At harvest, I had frozen the whole tunas in a paper sack, double-wrapped in plastic.  Later, to extract the sweet juice and pulp, I had thawed them, mashed them, whirled them to slush in the Cuisinart, then squeezed the slush through 4 layers of cheesecloth, into round plastic tubs or moulds to freeze indefinitely as ice-rings.  At serving time, I slipped a frozen round out of its mould–as an ice-block–into the punch bowl, then simply poured gingerale into the bowl to start the block melting. VOILA–we all enjoyed the colorful gifts of festivity, flavor and nutrition.  Nature graces the gathering!

You could embellish this prickly pear punch with spirits or wine, but hey that’s only adding to natural perfection–wild-harvested gifts from the desert!

Kimmerer’s  poetic expression of ancient wisdom resonates.  It strikes home–an inspiration to harvest our wild desert foods not only with immediate gratitude but also with the future of the desert ecosystem foremost in our hearts and actions!

So, Happy Valentine’s to you, and happy wild-harvesting this season with good heart!

[Please visit Tia Marta’s artwork and traditional heirloom foods on the website www.flordemayoarts.com.   You can join Tia Marta and Mano y Metate Molera Amy at our Cholla Buds, Nopalitos and Mole Workshop at the Mission Garden in April, or at one of the Tucson Presidio Museum’s  Gastronomy Tours in March and April.]

 

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Onion rings spiced with Adobo

Hello, Amy here on a crisp and sunny winter day, making crisp and sunny food. I wanted to make something spicy and different, and onion rings sounded fun to make.

I started with tempura batter: rice flour, egg yolk, salt and cold seltzer water.

For half a cup of rice flour, I added half an egg yolk, combining the other half of the yolk with the white to scramble for breakfast. Then a dash of salt and enough seltzer water to make a light batter. Then I added a tablespoon of Mano Y Metate Adobo powder.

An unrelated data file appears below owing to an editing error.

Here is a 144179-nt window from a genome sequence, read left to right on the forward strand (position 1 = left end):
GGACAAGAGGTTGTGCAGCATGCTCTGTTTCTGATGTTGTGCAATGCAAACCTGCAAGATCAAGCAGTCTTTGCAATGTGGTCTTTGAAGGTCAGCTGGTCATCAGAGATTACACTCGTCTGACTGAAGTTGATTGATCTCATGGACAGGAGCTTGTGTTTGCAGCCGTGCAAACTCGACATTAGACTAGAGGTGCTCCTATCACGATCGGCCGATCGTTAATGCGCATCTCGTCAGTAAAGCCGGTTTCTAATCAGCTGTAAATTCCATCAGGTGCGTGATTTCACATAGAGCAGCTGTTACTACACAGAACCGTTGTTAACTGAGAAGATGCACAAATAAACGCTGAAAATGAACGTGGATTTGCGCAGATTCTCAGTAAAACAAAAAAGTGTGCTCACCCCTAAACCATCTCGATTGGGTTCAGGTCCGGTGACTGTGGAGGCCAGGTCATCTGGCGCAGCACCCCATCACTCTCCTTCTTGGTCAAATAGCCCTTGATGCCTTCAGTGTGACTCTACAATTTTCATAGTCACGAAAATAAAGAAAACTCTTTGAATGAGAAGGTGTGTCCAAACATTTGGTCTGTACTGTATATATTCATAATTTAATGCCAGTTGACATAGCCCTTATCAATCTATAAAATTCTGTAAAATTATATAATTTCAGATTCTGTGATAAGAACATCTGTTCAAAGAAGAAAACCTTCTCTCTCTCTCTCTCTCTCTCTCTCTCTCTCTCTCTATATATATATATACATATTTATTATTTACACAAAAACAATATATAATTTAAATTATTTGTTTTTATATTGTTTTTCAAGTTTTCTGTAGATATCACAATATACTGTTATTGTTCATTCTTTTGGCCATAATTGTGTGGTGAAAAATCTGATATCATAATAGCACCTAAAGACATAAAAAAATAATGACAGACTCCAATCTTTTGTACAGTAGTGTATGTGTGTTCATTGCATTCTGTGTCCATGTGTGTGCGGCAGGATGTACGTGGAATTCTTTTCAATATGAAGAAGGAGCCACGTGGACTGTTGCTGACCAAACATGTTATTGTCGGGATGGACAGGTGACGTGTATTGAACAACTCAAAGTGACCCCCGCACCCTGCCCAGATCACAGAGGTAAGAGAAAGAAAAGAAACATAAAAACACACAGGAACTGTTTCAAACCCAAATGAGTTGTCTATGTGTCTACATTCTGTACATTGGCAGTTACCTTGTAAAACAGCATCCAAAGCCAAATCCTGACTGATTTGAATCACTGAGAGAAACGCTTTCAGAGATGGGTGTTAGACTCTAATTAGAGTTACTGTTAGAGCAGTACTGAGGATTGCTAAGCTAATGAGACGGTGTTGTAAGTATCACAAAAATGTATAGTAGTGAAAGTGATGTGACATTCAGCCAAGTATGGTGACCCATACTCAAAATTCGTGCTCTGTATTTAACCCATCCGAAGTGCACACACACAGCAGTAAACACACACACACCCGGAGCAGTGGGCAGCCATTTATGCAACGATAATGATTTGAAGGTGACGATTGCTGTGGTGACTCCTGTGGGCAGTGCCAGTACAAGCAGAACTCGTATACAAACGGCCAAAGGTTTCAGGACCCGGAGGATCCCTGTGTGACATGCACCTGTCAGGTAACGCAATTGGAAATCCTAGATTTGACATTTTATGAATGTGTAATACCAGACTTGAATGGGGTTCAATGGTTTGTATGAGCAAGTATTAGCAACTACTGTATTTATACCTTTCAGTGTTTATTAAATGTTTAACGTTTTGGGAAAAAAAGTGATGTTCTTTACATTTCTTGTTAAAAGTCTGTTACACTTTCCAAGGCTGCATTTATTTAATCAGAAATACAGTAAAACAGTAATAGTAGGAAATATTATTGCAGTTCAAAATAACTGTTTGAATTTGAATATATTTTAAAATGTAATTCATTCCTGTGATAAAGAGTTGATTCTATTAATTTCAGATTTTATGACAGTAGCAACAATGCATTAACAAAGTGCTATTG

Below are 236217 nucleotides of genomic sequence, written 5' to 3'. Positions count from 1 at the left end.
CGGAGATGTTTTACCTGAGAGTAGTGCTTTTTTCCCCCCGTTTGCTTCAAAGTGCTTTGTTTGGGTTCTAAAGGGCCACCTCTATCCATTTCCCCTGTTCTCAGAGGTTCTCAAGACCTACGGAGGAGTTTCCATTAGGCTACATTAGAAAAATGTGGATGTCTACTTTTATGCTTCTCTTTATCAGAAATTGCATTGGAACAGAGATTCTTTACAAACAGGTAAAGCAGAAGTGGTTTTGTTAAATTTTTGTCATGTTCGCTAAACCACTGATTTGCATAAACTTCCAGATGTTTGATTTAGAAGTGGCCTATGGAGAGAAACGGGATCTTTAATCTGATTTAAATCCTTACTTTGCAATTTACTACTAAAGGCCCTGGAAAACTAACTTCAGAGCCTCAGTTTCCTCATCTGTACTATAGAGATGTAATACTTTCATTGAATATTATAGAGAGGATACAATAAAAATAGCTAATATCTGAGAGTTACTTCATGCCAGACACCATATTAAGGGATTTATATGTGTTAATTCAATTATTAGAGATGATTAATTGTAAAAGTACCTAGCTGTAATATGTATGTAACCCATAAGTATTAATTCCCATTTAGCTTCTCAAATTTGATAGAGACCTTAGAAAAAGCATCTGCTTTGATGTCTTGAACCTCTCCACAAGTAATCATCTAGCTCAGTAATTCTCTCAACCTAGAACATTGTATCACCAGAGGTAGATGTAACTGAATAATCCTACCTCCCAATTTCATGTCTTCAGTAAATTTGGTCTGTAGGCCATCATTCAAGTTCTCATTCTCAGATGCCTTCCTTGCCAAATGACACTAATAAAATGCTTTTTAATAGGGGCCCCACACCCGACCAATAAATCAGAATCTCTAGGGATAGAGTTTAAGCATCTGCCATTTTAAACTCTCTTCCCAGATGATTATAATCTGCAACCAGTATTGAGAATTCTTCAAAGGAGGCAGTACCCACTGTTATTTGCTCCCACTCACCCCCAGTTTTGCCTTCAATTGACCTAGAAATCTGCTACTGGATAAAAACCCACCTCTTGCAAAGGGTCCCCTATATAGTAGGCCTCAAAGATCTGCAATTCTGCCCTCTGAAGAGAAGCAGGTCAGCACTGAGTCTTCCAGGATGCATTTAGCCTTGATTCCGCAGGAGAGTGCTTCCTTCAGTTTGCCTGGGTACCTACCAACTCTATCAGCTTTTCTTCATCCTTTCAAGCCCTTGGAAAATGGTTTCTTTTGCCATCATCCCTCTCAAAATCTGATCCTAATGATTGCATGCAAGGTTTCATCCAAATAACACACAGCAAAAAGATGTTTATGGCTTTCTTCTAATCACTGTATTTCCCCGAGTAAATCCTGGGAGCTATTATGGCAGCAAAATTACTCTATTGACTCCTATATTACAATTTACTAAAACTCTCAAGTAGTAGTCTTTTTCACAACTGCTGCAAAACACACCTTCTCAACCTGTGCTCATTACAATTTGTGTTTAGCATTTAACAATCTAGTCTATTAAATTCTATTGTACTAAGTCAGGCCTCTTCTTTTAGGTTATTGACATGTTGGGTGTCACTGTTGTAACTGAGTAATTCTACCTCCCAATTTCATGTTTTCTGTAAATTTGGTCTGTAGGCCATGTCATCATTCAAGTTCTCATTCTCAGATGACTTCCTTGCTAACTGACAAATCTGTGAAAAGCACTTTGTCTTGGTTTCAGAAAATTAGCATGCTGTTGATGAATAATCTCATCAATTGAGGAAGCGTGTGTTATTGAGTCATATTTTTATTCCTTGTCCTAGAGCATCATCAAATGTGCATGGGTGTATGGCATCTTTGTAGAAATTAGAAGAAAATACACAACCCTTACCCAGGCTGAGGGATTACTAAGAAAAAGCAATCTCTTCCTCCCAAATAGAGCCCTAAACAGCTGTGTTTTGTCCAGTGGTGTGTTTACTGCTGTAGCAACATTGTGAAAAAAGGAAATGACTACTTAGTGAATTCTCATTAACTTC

I sliced an onion, but many other veggies could go into the same batter.

Through the batter went the rings…

…and into hot oil!

When the vigorous bubbling subsides, they are ready to flip. When golden on both sides, they are done. I skimmed the stray bits of batter and sprinkled over a crispy lettuce and radish salad.

Draining the rings on a wire cooling rack prevents any condensation they might get resting on paper towels, and the whole tray can go into a warm oven for holding.

For additional zip, I sprinkled with extra salt and Adobo powder. Eat as soon as they are cool enough to bite!

Categories: Cooking, Sonoran Native, Southwest Food, Uncategorized | Tags: , , , , | 2 Comments

Peeling Potatoes for Propagation and Provender

It’s happening in favorite grocery stores and pantries around Baja Arizona.  Potatoes are awakening!  Some are even turning green with chlorophyll showing in their skins.  They know. Time in the low desert to PLANT POTATOES–soon!!–while the weather is chilly and while we are enjoying fantastic soil moisture.

Yukon Gold potato beginning to sprout, skin turning green… This potato wants to be planted!  But wait–no waste here.  We must always be thinking SUSTAINABILITY, right?

Tia Marta here to share a neat trick taught to me by ace heirloom gardener Tom Swain.  Planting potatoes doesn’t have to be a big deal, not expensive nor time-consuming, nor does it require special “seed potatoes,”  no sacrificing luscious chunks of whole potatoes that you would rather eat.  With planting potatoes you can “have your potato cake and eat it too!”

Place potato peelings in a flat dish like this shallow plastic tub. Rinse and drain 1-2 times per day until little rootlets sprout out from under the tiny green leaf sprouts at the “eye.”

These active Yukon Gold peelings sprouted fast and are ready to plant in the garden!

The simple trick is to peel your potatoes to include an “eye” in each peel, the anatomical “action spots” where new life can generate (not hard to find eyes). Knife-peeling may work better for this than with a potato-peeler.  Compost the bad-looking peelings but save the healthy ones to a flat-bottom dish.  Keep the peelings fresh and damp to sprout by rinsing and draining daily, leaving a little water around them, until you have time to dig a garden trench for planting.

Potato plants (Solanum tuberosum) store their life-energy in starchy nodules–potatoes– that form at the tips of modified underground stems or rhizomes.  Green potato skins happen when potatoes are exposed to light–so store potatoes in a dark place.  Avoid eating any green skins of potatoes as they are very bitter and may become toxic.  Better to use green peelings for planting.

Planting my sprouted potato peels — Potato gardening in the desert is different from wetter or temperate regions where plants must be mounded up.  In deserts start them deep:  Dig a trench in good garden soil about a spade depth and place sprouted peels at the bottom…..